What is gratitude for? The main advantages of this feeling

We all know the feeling of gratitude and have experienced it on countless occasions throughout our lives.

However, there are aspects to this that we may not have thought about yet. Even its own definition is a bit complex. We will therefore devote these paragraphs to clarifying everything related to gratitude and knowing its benefits..

    What is gratitude?

    Before we can delve into the question of what gratitude is for, it is important to delve deeper into this concept, because as we have already argued, in many cases we have not even noticed the very meaning of this concept. . You could say that gratitude is a feeling of esteem and appreciation for another person for bringing us some benefit.

    This benefit can be of a very different nature, from a favor given, an act of generosity, a donation, etc. It may even be that the element that constitutes a benefit has not yet been received, but the promise or intention to do so in the future has been established, which already arouses the feeling of gratitude.

    Answering the question of what is gratitude for was not easy until some time ago, because historically in psychology there was a tendency to study more deeply the emotions that may be opposed to it, such as l ‘anxiety. It was already in the 21st century that research on positive emotions intensified, arousing in authors the same interest as negative emotions.

    As with other personality factors, researchers distinguish between gratitude as a condition and gratitude as a trait. When we talk about the state of gratitude, we are referring to this feeling caused at a given moment in response to an action of kindness towards the person.

    As for the blow of gratitude, it would be a tendency of the personality of the subject in question to feel this feeling, or to do it with more intensity than the others.

    One question to keep in mind, before delving into the question of what gratitude is for, is that we should not confuse this concept with feeling in debt. Although both can appear at the same time, and in fact after gaining a certain advantage, as we have already mentioned, their implications are different.

    The case of gratitude that we have already described. As for the feeling of indebtedness, it implies a need to match the perceived benefit with a similar one. to the person who provided it, establishing reciprocity between actions.

    What is gratitude for? its benefits

    Now that we know in more detail what this concept means, we can face the question that awaits us: what is gratitude for? Now let’s review the different answers that can be given to this question.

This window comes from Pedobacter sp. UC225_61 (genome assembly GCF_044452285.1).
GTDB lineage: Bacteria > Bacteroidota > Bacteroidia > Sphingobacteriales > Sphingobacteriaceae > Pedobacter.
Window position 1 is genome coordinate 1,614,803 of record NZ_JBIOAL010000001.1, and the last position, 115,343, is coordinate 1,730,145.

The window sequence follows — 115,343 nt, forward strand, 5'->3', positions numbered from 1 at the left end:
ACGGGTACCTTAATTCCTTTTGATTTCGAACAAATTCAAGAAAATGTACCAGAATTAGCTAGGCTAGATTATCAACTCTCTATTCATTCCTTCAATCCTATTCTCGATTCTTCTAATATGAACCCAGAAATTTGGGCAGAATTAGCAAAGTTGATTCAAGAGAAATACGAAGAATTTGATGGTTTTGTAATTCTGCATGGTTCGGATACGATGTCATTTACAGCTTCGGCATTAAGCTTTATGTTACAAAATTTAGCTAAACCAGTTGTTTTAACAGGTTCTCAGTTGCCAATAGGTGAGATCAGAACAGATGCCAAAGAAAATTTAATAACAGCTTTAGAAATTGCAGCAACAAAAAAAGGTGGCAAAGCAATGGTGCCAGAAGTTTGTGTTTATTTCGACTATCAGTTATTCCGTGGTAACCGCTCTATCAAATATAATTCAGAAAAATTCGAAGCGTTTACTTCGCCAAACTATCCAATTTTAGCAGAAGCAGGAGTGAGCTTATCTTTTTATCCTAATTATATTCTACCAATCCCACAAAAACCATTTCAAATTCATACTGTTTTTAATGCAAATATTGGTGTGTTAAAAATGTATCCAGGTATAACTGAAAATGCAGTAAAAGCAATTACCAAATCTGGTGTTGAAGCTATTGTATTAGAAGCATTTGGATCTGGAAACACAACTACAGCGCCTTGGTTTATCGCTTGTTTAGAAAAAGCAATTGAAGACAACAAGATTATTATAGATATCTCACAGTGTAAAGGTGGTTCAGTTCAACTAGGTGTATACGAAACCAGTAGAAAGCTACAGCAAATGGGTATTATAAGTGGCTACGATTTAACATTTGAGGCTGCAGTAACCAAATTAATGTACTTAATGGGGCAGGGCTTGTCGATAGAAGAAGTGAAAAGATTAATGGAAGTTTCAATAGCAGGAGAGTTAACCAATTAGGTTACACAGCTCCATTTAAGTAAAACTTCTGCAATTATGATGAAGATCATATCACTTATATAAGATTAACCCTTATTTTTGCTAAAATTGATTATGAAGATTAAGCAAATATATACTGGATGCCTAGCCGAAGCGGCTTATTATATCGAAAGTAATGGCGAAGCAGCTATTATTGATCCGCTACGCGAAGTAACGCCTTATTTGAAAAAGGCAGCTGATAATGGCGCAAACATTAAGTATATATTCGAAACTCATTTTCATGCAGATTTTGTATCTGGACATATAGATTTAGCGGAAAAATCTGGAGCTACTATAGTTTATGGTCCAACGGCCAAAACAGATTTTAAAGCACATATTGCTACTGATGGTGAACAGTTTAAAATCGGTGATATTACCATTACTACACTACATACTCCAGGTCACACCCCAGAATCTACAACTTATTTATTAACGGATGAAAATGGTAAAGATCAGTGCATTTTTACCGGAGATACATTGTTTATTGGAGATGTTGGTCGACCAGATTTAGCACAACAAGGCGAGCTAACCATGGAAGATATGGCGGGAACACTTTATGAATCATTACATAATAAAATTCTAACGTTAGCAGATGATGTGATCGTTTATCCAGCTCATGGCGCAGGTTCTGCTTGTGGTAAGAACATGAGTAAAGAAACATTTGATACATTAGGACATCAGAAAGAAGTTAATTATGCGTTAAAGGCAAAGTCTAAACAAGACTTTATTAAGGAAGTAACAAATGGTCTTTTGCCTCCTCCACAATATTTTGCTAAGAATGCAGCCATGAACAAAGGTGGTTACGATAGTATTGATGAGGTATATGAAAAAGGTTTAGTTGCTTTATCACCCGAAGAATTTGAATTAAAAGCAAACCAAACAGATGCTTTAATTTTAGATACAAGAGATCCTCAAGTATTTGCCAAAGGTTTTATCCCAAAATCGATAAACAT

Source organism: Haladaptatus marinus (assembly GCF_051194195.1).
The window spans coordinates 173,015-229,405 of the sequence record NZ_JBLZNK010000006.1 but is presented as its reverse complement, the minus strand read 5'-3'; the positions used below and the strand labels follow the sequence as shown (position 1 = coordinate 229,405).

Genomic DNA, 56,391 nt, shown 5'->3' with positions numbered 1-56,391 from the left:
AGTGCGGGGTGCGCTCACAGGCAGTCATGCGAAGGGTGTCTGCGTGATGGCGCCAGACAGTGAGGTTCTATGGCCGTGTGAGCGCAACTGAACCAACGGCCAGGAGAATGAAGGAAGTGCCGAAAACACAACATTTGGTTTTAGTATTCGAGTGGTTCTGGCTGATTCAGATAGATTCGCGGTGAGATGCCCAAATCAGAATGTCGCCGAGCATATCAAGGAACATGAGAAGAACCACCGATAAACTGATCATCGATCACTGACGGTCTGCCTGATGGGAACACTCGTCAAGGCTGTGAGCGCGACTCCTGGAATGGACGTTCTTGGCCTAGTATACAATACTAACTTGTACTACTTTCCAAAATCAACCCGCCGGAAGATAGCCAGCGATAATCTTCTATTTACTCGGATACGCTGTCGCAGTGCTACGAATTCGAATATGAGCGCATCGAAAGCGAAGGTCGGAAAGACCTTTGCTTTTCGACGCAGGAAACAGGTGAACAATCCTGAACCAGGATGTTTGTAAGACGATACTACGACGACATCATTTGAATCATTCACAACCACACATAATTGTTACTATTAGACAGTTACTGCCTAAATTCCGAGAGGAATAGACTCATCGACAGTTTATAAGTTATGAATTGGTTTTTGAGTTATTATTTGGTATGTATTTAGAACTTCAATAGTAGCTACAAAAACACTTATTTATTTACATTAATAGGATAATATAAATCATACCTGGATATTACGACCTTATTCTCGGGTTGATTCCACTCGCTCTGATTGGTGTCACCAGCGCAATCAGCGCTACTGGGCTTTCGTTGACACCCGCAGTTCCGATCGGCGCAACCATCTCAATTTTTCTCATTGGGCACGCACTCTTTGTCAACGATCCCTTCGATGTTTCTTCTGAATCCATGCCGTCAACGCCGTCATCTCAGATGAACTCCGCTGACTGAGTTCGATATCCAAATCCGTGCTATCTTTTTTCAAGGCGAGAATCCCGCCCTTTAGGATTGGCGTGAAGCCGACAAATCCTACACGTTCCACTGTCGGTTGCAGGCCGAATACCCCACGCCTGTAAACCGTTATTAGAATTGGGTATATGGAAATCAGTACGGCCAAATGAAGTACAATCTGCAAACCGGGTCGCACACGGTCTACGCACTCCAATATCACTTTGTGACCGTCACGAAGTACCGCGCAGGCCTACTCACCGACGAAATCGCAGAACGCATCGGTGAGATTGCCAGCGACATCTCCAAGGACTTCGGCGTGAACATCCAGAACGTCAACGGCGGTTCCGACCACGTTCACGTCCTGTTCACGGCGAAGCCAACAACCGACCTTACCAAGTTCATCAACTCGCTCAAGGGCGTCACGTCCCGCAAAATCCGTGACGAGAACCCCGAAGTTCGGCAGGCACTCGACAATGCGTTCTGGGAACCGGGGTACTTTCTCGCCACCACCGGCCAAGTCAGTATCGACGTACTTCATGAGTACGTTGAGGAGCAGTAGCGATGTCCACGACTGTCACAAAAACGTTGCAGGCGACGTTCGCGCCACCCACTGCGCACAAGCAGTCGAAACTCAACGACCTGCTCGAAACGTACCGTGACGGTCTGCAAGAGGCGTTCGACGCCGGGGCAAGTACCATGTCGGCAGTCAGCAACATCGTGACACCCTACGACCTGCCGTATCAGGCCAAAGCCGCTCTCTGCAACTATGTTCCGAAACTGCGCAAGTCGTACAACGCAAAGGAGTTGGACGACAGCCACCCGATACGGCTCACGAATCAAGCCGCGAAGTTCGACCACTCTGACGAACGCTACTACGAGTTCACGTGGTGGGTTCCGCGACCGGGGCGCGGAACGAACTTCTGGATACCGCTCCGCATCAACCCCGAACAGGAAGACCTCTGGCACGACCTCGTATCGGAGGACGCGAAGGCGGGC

1. Well-being

    The simplest answer to gratitude is simply because it makes us feel better. These types of emotions have been shown to trigger a series of reactions in our body that they result in an increase in our happiness at the mental level, but also in an increase in well-being at the physical level.

    In this regard, the 2012 Patrick Hill study found that subjects with a greater tendency to be grateful also reported better physical health in their reports. A causal relationship cannot be made, but a correlation can be made, so that a person who is grateful may be more likely to have better mental and physical health than one who is not.

    Perhaps one of the factors involved in this relationship is rest. Thinking about positive emotions (and gratitude is one of them) before starting to sleep has been proven to help you feel deeper and more restful. Therefore, someone who tends to be grateful will be able to rely on more positive thoughts to reflect.

    This first response to gratitude is already providing us with very valuable information. And it is that grateful people also tend to show other characteristics that make them happier. They may feel more confident, have satisfying social relationships, and have strategies to cope with difficulties.

    These conditions they make these subjects less likely to suffer from psychological pathologies such as anxiety or depression. In short, all these conditions establish a correlative relation between being grateful in a habitual way and well-being at all levels, or happiness.

    2. Motivation